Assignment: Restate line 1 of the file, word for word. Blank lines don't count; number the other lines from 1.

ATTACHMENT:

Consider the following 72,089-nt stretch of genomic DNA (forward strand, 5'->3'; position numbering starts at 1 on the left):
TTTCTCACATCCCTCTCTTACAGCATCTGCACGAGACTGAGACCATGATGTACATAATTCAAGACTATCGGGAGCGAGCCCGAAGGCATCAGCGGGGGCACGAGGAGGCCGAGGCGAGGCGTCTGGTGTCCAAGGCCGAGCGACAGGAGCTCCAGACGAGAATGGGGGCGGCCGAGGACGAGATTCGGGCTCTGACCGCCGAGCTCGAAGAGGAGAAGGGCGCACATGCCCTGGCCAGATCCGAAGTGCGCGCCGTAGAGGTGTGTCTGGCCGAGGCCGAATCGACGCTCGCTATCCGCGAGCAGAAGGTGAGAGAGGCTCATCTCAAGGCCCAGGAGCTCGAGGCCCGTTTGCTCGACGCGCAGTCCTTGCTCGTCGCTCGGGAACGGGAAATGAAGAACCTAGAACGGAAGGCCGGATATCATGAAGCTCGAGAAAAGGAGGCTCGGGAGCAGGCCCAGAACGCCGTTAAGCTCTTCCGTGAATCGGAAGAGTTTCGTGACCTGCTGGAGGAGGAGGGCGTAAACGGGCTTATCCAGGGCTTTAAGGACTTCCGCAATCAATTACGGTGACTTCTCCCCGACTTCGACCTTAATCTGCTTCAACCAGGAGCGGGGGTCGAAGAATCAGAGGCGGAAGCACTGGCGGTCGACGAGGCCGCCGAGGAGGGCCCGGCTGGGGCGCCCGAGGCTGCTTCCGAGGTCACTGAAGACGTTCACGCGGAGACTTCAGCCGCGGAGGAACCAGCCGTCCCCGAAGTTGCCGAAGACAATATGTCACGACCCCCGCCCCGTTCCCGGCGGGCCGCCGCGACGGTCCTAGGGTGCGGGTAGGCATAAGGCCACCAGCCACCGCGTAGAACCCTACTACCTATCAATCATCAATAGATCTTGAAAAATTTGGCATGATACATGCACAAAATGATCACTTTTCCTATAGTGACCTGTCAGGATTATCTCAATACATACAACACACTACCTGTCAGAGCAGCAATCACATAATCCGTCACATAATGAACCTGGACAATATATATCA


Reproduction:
Consider the following 72,089-nt stretch of genomic DNA (forward strand, 5'->3'; position numbering starts at 1 on the left):